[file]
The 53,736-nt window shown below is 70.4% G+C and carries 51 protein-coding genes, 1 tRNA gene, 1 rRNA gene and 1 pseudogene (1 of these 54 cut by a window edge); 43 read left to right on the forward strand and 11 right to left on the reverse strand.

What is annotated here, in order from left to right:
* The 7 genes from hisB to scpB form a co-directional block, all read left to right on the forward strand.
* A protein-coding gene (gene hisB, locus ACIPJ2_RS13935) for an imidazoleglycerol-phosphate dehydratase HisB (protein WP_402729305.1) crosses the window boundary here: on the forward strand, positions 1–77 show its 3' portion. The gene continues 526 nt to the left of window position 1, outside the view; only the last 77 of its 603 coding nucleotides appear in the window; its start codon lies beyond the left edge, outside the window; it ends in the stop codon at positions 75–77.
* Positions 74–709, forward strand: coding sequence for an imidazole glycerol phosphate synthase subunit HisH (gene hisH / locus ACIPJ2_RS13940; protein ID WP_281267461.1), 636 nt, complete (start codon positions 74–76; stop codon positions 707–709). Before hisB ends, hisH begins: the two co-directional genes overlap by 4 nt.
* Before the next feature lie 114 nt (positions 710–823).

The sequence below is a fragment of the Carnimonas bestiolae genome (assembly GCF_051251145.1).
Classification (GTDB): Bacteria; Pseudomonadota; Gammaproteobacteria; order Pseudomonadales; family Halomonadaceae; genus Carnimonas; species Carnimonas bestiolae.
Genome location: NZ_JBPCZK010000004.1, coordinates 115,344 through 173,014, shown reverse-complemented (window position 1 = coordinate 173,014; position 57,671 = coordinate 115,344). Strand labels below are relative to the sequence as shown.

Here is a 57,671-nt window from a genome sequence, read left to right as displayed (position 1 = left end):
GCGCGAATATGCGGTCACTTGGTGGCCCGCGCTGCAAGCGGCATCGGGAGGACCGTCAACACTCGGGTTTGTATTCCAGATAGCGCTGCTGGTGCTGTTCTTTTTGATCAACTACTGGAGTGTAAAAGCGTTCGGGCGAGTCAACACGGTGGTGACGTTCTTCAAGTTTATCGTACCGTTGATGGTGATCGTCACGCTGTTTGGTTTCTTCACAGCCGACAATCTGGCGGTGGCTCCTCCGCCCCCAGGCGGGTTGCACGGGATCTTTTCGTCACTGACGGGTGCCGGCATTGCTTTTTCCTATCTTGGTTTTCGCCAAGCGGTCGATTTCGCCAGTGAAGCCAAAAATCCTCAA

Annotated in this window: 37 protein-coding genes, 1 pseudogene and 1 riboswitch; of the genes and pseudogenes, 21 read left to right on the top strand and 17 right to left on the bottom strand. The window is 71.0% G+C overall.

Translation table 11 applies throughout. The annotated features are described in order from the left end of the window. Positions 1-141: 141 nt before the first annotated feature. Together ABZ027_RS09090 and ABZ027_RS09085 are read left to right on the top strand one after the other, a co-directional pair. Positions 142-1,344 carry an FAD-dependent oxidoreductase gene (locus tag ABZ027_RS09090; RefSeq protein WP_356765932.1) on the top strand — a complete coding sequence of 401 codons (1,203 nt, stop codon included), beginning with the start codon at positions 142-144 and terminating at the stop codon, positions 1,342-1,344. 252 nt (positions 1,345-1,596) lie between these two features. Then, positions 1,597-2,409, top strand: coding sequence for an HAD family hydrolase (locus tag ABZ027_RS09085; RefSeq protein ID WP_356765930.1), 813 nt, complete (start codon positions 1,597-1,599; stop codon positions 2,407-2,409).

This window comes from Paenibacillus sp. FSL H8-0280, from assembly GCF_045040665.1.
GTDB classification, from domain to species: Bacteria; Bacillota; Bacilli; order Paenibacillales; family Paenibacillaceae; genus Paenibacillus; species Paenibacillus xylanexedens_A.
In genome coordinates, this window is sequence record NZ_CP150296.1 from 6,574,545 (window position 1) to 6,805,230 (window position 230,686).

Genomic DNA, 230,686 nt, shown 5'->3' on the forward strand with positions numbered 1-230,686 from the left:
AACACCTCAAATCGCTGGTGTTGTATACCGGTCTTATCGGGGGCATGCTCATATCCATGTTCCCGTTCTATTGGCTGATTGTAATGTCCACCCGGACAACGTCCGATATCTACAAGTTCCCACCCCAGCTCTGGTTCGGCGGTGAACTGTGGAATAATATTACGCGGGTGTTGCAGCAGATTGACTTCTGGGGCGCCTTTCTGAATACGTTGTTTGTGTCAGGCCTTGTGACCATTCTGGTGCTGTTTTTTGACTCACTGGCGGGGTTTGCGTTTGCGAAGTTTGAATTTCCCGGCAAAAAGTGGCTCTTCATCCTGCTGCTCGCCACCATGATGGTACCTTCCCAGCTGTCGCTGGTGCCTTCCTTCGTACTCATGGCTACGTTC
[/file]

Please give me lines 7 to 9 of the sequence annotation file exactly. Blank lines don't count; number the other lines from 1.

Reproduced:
The sequence below is a fragment of the Carnimonas bestiolae genome (assembly GCF_051251145.1).
Classification (GTDB): Bacteria; Pseudomonadota; Gammaproteobacteria; order Pseudomonadales; family Halomonadaceae; genus Carnimonas; species Carnimonas bestiolae.
Genome location: NZ_JBPCZK010000004.1, coordinates 115,344 through 173,014, shown reverse-complemented (window position 1 = coordinate 173,014; position 57,671 = coordinate 115,344). Strand labels below are relative to the sequence as shown.